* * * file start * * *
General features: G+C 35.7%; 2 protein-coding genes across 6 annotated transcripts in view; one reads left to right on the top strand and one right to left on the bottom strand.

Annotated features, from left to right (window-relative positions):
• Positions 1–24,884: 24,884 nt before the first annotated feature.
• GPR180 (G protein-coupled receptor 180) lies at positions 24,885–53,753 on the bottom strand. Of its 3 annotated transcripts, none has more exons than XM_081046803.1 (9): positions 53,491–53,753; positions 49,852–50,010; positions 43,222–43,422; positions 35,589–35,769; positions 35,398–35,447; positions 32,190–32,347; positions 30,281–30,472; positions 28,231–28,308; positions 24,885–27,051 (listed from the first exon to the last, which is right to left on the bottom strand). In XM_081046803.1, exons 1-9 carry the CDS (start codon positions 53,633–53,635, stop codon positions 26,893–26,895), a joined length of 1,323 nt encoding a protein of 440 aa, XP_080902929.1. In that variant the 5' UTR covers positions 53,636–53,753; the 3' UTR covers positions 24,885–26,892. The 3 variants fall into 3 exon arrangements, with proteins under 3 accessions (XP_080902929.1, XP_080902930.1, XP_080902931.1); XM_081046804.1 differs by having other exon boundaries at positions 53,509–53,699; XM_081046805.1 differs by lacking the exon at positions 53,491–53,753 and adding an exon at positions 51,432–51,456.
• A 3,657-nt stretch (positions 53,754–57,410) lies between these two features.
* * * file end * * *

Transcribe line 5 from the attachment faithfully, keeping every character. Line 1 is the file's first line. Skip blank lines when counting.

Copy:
• A 3,657-nt stretch (positions 53,754–57,410) lies between these two features.